The Battle of Lepanto was a brutal five-hour battle between the Holy League and the Ottoman Empire. When his ship came under fire, Cervantes was below deck, stricken with fever.

He couldn't bear to stay hidden with other sick men while his comrades were fighting and dying, so he begged his commanding officer for permission to fight. Permission was granted.

Cervantes fought bravely against the Ottomans and was shot three times. One of the bullets rendered his left arm useless. The other two struck him in the chest. Ultimately, the Holy League won the battle.

After the battle was over, he would spend six months in hospital recovering from his injuries. He left before his wounds completely healed and returned to active duty as a solider. He would serve for a few more years.

In September of 1575, he set sail from Naples to Barcelona, carrying letters of commendation to the King from the Duke de Sessa. As his ship approached the Catalan coast, it was attacked by Algerian pirates.

Although the captain and crew mounted a fierce resistance, most of the men were killed. The rest, including Cervantes, were taken prisoner and brought to Algiers. He spent five years as a slave.

Cervantes' parents and the Trinitarians (a Catholic religious order) were ultimately able to buy his freedom. During his captivity, he began to write, and he already had a lifetime of experiences to inspire him.

In December of 1584, Cervantes married his much younger girlfriend Catalina de Salazar y Palacios. Her uncle, Alonso de Quesada y Salazar, would serve as the inspiration for Cervantes' most famous literary character, Don Quixote.

The following year, Miguel de Cervantes' first major work was published. It was a novel called La Galatea. On the surface, La Galatea seems like a typical pastoral romance, as it tells the story of two shepherds, best friends, who are in love with the same woman.

However, Cervantes' dazzling debut novel is much more than that. Combining prose with poetry in a variety of forms and styles, La Galatea is a deep and poetic examination of the nature of love.

Although literary critics of the time and even Cervantes himself would claim that he couldn't write poetry, he proved his poetic talent in his first novel.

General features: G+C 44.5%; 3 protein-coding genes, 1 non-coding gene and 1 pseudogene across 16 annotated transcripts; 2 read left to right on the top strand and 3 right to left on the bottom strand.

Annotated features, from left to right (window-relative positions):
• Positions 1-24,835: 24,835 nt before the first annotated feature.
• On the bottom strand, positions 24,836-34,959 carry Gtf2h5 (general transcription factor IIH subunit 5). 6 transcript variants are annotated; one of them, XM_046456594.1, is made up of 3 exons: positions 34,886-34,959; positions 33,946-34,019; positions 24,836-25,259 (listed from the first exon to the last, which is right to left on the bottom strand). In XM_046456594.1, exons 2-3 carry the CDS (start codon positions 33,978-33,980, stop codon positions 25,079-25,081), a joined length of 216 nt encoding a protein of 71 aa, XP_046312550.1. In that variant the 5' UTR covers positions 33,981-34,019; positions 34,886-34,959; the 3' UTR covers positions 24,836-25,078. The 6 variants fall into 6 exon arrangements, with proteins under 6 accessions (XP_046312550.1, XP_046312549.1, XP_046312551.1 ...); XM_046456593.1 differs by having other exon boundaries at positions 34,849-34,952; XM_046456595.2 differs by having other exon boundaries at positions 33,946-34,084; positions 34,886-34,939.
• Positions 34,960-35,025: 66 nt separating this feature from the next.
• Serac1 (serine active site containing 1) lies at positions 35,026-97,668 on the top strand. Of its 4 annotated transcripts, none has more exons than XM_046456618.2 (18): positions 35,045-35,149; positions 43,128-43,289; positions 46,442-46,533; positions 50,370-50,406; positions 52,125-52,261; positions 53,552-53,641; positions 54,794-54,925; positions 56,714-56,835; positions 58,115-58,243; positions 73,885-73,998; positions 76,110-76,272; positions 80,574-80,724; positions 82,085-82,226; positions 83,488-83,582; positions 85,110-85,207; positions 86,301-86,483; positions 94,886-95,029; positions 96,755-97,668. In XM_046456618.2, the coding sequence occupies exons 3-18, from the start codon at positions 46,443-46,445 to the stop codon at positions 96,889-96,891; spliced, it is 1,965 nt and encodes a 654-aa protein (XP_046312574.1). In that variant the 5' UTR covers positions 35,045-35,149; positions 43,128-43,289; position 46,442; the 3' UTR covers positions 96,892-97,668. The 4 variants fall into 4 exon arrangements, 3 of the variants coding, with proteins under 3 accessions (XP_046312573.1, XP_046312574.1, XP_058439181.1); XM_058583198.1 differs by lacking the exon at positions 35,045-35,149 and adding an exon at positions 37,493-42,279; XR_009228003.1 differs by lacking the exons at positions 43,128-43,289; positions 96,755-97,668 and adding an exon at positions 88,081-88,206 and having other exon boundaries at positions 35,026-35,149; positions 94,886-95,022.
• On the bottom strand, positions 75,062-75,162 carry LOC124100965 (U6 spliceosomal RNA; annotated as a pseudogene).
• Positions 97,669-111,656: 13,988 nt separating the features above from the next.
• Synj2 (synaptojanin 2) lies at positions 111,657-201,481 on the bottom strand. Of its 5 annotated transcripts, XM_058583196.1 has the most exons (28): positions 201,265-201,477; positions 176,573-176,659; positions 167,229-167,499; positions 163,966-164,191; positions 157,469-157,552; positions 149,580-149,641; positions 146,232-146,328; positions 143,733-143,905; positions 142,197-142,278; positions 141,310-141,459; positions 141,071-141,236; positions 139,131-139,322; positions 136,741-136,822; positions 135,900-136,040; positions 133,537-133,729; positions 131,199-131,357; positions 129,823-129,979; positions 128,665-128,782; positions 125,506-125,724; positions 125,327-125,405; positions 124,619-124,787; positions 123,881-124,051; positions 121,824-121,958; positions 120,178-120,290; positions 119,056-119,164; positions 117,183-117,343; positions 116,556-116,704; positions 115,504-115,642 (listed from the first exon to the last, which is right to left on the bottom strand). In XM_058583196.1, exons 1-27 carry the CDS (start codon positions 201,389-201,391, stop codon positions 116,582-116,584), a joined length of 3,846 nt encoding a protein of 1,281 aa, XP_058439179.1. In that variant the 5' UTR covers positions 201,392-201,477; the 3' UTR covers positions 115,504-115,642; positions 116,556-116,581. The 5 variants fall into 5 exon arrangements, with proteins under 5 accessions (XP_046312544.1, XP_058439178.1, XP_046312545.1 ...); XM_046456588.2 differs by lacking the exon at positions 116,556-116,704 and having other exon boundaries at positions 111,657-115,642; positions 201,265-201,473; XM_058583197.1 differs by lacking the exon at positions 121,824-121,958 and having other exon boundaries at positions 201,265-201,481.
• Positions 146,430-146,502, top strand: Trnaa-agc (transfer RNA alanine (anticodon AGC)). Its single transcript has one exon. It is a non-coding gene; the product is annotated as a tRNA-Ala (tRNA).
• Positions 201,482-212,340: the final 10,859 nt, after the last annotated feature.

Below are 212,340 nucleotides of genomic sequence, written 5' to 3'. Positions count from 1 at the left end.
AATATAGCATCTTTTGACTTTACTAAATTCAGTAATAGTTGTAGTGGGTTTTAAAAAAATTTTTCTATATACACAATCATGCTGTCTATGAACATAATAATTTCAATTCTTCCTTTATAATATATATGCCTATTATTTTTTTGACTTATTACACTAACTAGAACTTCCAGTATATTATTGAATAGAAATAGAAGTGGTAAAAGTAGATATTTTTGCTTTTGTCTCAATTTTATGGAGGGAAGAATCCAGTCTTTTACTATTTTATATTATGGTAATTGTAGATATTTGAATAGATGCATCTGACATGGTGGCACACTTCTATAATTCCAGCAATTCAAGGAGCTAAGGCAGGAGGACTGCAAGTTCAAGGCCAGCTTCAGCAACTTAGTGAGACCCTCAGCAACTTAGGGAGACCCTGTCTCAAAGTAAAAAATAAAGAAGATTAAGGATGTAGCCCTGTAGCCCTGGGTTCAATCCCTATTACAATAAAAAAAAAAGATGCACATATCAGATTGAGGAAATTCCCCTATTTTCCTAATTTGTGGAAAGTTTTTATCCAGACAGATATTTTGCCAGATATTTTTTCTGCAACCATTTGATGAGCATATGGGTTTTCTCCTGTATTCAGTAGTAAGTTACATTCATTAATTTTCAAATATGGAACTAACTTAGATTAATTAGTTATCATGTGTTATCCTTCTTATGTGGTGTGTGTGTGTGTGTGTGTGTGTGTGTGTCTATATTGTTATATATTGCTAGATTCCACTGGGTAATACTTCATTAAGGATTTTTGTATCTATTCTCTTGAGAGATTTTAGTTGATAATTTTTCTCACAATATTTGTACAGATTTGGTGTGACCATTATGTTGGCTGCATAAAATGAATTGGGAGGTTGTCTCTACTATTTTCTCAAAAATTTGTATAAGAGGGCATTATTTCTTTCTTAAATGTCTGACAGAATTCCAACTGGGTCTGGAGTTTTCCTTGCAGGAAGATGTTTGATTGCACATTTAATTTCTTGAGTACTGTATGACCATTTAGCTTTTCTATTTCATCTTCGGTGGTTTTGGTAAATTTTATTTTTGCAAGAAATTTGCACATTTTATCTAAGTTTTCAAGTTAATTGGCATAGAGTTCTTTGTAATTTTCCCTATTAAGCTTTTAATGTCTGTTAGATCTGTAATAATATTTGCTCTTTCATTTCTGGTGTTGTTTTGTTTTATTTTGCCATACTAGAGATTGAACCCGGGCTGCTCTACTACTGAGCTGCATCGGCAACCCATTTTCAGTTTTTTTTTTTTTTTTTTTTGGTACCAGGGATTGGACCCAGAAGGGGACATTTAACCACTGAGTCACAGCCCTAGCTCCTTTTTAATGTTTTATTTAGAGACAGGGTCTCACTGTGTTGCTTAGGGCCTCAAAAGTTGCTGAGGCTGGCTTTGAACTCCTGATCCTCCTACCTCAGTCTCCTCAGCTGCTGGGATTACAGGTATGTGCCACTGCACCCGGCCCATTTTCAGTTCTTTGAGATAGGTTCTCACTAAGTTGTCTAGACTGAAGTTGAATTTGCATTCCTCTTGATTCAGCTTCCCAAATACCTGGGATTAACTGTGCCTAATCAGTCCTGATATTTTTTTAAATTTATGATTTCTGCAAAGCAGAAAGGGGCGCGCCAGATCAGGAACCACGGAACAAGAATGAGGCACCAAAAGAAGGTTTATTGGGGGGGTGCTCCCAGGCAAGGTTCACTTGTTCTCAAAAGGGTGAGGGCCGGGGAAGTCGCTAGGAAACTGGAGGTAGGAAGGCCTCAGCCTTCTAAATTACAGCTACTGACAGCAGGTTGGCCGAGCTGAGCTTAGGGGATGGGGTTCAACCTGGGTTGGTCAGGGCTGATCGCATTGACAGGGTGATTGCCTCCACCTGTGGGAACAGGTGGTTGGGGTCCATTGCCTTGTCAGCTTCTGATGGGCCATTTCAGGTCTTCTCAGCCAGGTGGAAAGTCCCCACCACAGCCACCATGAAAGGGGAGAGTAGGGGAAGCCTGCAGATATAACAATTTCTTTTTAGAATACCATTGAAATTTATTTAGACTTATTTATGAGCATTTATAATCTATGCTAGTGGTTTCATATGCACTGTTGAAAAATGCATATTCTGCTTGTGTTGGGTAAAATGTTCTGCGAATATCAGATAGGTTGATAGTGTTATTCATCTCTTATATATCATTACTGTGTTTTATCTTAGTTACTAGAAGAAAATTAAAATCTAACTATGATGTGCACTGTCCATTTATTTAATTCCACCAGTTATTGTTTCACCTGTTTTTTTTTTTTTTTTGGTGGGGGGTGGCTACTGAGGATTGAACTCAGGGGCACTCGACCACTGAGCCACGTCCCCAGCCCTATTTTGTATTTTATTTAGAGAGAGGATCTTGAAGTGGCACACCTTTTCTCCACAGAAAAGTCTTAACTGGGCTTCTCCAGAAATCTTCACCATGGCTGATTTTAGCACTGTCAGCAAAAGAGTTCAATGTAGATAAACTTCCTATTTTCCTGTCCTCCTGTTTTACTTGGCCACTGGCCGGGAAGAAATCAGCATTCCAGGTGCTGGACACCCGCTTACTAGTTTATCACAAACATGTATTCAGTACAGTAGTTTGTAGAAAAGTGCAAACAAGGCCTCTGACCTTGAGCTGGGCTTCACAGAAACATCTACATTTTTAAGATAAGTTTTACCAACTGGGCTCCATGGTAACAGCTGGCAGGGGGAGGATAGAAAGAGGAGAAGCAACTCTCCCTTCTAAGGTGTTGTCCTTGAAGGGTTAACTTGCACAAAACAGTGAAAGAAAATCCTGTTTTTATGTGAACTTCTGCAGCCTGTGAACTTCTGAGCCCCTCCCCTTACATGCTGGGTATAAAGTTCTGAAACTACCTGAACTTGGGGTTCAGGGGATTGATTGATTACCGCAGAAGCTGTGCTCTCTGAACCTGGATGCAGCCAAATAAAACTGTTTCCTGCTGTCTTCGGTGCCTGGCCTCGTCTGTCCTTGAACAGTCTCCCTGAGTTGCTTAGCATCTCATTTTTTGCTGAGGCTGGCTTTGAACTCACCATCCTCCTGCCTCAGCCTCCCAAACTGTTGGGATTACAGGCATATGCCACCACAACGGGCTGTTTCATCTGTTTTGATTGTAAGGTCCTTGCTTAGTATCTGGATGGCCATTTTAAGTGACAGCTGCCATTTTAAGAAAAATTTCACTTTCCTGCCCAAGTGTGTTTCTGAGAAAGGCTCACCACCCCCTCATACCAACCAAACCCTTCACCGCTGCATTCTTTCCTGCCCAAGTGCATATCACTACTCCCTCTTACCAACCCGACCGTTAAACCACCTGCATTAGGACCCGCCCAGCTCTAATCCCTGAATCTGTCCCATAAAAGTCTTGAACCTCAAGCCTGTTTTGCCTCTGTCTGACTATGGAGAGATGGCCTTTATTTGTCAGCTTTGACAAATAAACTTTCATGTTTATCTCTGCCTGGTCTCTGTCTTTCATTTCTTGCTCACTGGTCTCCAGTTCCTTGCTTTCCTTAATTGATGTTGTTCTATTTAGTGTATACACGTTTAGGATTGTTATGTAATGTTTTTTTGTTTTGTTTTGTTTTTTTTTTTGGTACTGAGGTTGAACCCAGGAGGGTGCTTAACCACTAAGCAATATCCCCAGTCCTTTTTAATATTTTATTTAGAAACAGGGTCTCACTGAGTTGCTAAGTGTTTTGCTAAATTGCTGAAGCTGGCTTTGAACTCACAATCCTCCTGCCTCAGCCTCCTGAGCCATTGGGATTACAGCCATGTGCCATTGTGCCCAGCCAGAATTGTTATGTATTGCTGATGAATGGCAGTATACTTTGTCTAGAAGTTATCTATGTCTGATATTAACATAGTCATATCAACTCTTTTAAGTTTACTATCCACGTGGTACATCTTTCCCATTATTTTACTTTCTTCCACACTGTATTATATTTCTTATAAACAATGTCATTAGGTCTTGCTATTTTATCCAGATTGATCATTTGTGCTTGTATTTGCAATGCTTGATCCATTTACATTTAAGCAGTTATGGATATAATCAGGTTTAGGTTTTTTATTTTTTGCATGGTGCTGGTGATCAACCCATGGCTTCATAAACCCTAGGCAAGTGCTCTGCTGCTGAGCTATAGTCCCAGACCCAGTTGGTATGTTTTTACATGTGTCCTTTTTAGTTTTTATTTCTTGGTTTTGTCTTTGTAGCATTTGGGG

Now recognized as a major work, La Galatea was only modestly successful when it was first published. His early plays also enjoyed just modest success. So, Cervantes spent the next twenty years living a nomadic existence.

He traveled and worked at various jobs, including that of a tax collector and a purchasing agent for the Spanish Armada. Financial and legal troubles would plague him, as he went bankrupt and was imprisoned twice on suspicion of embezzlement.

By 1606, Cervantes returned to Madrid, where he would live for the rest of his life. A year earlier, he published the first part of his greatest work, which established him as a brilliant, modern novelist far, far ahead of his time.

It's also rightfully considered to be one of the greatest novels in the history of Western literature. El Ingenioso Hidalgo Don Quixote de La Mancha, (The Ingenious Hidalgo Don Quixote of La Mancha), later shortened to just Don Quixote, was a masterpiece of satirical comic adventure.

Alonso Quixano is a recently retired gentleman nearing his 50th birthday. He now lives a quiet life in the Spanish countryside, in the town of La Mancha, along with his niece and their housekeeper.

Quixano spends practically all of his time reading books about knights and chivalry. He becomes so obsessed with these stories - which he believes are real and not works of fiction - that he rarely sleeps or eats. All he does is read, and people begin to believe that he's lost his mind.

One day, Quixano decides to become a knight himself. He dons a suit of armor, renames himself Don Quixote de La Mancha, and sets off in search of adventure - and to defend the honor of his mistress, the beautiful noblewoman Lady Dulcinea del Toboso.

She is really Aldonza Lorenzo, a neighboring farm girl. Quixote performs his first act of chivalry when he saves a boy who'd been tied to a tree by his master for daring to ask for the wages he'd earned but was never paid. Unfortunately, after Quixote leaves, the boy is beaten by his master.

Later, Quixote has a run-in with some traders whom he believes have insulted his imaginary mistress, Lady Dulcinea. Quixote demands satisfaction and is severely beaten by one of the traders and left on the side of the road.